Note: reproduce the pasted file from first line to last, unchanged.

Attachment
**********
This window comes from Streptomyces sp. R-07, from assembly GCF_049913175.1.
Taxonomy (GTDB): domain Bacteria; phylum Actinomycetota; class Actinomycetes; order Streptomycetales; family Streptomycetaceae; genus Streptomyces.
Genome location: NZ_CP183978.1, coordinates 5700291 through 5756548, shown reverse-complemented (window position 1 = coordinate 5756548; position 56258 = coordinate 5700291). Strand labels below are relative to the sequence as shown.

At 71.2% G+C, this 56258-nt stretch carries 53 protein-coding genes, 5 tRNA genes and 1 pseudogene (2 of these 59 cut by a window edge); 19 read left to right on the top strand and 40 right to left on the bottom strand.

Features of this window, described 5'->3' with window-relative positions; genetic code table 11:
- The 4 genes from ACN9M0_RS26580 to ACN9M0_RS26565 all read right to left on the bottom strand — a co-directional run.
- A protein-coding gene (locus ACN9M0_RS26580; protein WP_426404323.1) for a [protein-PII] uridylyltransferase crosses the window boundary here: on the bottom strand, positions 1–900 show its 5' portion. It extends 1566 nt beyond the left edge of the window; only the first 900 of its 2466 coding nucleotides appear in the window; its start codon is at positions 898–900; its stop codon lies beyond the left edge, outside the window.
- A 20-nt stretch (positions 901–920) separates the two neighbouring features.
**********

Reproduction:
This window comes from Streptomyces sp. R-07, from assembly GCF_049913175.1.
Taxonomy (GTDB): domain Bacteria; phylum Actinomycetota; class Actinomycetes; order Streptomycetales; family Streptomycetaceae; genus Streptomyces.
Genome location: NZ_CP183978.1, coordinates 5700291 through 5756548, shown reverse-complemented (window position 1 = coordinate 5756548; position 56258 = coordinate 5700291). Strand labels below are relative to the sequence as shown.

At 71.2% G+C, this 56258-nt stretch carries 53 protein-coding genes, 5 tRNA genes and 1 pseudogene (2 of these 59 cut by a window edge); 19 read left to right on the top strand and 40 right to left on the bottom strand.

Features of this window, described 5'->3' with window-relative positions; genetic code table 11:
- The 4 genes from ACN9M0_RS26580 to ACN9M0_RS26565 all read right to left on the bottom strand — a co-directional run.
- A protein-coding gene (locus ACN9M0_RS26580; protein WP_426404323.1) for a [protein-PII] uridylyltransferase crosses the window boundary here: on the bottom strand, positions 1–900 show its 5' portion. It extends 1566 nt beyond the left edge of the window; only the first 900 of its 2466 coding nucleotides appear in the window; its start codon is at positions 898–900; its stop codon lies beyond the left edge, outside the window.
- A 20-nt stretch (positions 901–920) separates the two neighbouring features.